SANTA CLARA, May 26 (Reuters) - A California transit employee killed eight co-workers and wounded another before taking his own life on Wednesday,the latest in a spate of deadly U.S. mass shootings, prompting the state’s governor to ask: “What the hell is wrong with us?”
Authorities did not immediately offer many details or a possible motive for the shooting, which unfolded about 6:30 a.m. Pacific Time (1330 GMT) at a light-rail yard for commuter trains of the Santa Clara Valley Transportation Authority (VTA), in the heart of Silicon Valley in the San Francisco Bay Area.
A bomb squad was searching the yard and adjacent buildings after at least one explosive device was found, Santa Clara County Sheriff's Deputy Russell Davis said at a news conference.
Sheriff Laurie Smith told reporters that gunfire was still going on when her first deputies arrived on the scene, and that the assailant took his own life, apparently when he became aware that police were closing in on him.
Officers never exchanged gunfire with the suspect, Davis said. Still, Smith credited swift action by sheriff's deputies, who rushed to the scene from their own headquarters next door to the rail yard, preventing what might have been a much greater loss of life.
Governor Gavin Newsom, appearing with Smith and others in San Jose, voiced exasperation at the frequency and regularity of gun violence in America.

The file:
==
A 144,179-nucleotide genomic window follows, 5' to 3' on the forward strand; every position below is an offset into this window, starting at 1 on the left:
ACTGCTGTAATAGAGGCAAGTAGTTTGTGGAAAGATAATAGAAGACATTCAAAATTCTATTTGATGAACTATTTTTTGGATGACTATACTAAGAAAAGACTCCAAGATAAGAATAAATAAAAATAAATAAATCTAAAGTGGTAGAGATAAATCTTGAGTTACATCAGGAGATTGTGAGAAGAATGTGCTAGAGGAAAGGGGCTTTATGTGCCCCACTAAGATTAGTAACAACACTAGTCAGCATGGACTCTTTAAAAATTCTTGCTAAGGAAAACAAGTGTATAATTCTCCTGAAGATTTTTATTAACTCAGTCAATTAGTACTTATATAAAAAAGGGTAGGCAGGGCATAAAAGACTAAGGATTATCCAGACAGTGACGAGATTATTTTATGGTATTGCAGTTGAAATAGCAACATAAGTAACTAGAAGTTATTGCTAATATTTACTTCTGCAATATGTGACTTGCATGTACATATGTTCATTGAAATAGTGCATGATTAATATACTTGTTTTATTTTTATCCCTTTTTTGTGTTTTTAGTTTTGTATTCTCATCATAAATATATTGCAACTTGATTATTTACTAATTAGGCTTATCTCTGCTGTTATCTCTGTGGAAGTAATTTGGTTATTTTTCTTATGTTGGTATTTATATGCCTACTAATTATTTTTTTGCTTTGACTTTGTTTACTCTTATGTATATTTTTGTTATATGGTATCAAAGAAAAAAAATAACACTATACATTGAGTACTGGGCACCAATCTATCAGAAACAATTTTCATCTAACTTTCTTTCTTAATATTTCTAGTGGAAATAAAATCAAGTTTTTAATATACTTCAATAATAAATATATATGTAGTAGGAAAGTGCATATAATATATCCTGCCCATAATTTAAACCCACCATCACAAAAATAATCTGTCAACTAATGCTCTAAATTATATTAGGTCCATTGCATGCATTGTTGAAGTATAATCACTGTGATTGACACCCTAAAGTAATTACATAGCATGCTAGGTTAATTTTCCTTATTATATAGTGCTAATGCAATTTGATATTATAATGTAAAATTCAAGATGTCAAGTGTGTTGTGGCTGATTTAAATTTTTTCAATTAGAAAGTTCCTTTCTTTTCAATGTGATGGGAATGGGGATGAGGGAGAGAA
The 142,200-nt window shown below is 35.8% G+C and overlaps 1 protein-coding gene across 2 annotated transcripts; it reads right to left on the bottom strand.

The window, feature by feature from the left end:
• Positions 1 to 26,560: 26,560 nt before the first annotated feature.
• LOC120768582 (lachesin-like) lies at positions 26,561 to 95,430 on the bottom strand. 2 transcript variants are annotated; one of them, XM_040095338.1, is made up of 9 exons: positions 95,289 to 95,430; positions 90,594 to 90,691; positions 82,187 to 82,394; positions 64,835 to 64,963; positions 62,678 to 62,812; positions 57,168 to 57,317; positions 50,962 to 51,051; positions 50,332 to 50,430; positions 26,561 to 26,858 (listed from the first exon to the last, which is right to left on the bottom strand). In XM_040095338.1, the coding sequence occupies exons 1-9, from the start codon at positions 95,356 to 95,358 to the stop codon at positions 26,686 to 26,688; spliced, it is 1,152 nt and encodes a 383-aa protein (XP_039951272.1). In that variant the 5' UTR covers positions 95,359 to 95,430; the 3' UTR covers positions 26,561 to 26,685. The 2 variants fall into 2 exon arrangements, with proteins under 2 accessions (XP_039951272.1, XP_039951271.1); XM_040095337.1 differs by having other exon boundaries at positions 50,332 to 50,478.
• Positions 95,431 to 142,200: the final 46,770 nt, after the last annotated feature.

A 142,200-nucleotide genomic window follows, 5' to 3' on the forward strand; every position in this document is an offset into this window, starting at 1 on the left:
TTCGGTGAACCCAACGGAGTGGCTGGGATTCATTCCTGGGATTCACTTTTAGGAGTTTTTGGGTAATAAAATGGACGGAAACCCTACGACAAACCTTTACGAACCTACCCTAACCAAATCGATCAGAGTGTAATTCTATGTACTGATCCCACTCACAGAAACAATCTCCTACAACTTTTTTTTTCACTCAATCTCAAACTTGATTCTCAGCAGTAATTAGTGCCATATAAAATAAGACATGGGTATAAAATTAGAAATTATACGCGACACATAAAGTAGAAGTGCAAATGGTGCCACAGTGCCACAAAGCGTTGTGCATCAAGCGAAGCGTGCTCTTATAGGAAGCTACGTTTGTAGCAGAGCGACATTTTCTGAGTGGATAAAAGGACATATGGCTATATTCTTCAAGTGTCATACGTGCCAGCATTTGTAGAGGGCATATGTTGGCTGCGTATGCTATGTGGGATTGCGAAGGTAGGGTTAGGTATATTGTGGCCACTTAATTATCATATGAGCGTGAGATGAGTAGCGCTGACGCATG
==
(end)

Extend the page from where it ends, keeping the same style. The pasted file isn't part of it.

"There is a sameness to this and that numbness, I think, is something that we are all feeling," Newsom said. "It begs the damn question, What the hell is going on in the United States of America? What the hell is wrong with us and when are we going to come to grips with this?"
The gunman, the eight victims shot dead, and a survivor who was hospitalized in critical condition were all employees of the transit agency situated near the city's airport, officials said. The victims were found in two buildings on the site.
Authorities did not release the gunman's name or age. The San Jose Mercury News and other media outlets identified him as Samuel Cassidy, 57, a maintenance worker at the yard.
Cassidy had worked for the transit authority since at least 2012, when he was listed as an "electro-mechanic," and was promoted to "substation maintainer" in 2015, according to records posted by the nonprofit website Transportation California.
Last year, he earned a salary of $102,000, plus benefits and $20,000 in overtime, the records showed.
The suspect and another individual filed domestic violence restraining orders against one another in 2009, three years after Cassidy divorced his spouse, according to online court records.